In 2014, LTCC sought to fulfill its mission by running a series of Facebook ads, each costing no more than a few hundred dollars, and none of which expressly advocate for any candidate. Each of the ads was genuine issue speech, but because of Texas’s overbroad definitions regarding the regulation of campaign ads, LTCC reasonably fears that the Texas Ethics Commission will attempt to regulate the organization and its communications as political speech.
Accordingly, this case challenges the definition of a political committee under Texas state law. There are two key issues. First, the law itself is unconstitutionally vague because it defines a campaign expenditure as speech made “in connection with a campaign for an elective office or on a measure.” Second, the Texas Ethics Commission has defined principal purpose, a term used to determine if a group is a political committee, as expenditures on electoral advocacy constituting 25% or more of a group’s calendar year spending.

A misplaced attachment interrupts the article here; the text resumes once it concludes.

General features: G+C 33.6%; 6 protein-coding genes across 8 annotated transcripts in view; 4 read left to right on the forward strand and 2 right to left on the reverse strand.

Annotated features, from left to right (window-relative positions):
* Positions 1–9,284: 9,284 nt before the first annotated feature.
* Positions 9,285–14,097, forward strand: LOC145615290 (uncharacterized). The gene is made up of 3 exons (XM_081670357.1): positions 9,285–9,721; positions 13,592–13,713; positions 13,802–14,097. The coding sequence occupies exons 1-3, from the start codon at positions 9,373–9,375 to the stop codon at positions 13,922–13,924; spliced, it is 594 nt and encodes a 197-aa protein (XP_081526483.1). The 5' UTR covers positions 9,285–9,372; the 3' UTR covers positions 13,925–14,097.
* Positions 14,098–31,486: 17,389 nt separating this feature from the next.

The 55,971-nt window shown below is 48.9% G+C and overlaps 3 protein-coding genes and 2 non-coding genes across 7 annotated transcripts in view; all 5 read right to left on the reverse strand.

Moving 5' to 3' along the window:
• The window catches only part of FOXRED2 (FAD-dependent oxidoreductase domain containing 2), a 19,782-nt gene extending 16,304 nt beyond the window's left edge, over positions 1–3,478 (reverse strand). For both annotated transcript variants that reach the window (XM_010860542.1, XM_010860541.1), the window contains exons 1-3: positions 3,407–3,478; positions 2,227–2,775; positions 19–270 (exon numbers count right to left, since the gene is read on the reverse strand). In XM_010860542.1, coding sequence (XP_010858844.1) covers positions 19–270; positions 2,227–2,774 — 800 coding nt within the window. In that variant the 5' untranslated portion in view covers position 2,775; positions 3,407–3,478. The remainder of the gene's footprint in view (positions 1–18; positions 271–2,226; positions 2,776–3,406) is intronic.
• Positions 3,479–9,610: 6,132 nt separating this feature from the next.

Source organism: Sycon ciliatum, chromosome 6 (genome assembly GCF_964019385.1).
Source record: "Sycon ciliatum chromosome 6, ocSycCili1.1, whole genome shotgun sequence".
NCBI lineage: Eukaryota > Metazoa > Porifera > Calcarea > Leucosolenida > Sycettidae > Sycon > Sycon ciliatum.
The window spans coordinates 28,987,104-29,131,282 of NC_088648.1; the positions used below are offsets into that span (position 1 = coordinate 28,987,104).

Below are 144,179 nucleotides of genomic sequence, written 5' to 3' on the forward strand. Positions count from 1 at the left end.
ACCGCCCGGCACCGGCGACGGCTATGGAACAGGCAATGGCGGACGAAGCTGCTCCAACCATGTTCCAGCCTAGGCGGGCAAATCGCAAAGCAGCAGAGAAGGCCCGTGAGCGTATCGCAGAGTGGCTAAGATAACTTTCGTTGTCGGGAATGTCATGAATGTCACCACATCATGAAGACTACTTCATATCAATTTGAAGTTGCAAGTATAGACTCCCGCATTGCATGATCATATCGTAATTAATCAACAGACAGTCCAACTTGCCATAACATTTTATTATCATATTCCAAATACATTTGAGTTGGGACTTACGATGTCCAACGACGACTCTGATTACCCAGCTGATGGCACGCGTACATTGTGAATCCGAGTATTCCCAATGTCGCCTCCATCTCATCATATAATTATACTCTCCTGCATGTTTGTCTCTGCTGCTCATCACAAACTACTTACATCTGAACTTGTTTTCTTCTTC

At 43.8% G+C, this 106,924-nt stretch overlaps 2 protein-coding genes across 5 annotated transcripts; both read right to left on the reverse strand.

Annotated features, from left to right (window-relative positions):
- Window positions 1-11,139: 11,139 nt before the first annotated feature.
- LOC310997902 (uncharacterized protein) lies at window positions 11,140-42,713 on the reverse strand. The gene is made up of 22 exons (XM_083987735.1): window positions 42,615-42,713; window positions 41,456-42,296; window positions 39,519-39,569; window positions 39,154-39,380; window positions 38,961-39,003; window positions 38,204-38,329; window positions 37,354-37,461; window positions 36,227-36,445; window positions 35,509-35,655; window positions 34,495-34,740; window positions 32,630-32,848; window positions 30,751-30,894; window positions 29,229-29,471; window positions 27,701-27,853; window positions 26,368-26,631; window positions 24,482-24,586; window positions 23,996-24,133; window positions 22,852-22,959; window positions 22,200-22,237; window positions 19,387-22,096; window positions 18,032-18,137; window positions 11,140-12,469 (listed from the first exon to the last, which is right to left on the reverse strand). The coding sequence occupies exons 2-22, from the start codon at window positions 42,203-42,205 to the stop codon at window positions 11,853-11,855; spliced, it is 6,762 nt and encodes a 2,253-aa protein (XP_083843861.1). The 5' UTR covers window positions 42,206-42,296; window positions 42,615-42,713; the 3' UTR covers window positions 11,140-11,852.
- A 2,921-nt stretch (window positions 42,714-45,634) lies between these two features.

LTCC is represented by Chris Gober and Steve Hoersting of Gober Hilgers LLP together with the Center’s legal team. A motion for a preliminary injunction was filed on November 6, 2015.
U.S. District Court for the Western District of Texas
- Opinion of the District Court (March 14, 2016)
- Motion for Declaratory Judgement and Permanent and Preliminary Injunctions (November 6, 2015)
- Plaintiff’s Memorandum in Support of Motion for Declaratory Judgement and Permanent and Preliminary Injunctions (November 6, 2015)
- Plaintiff’s Memorandum Exhibit One – Declaration of Amy Casto
- Complaint (October 31, 2014)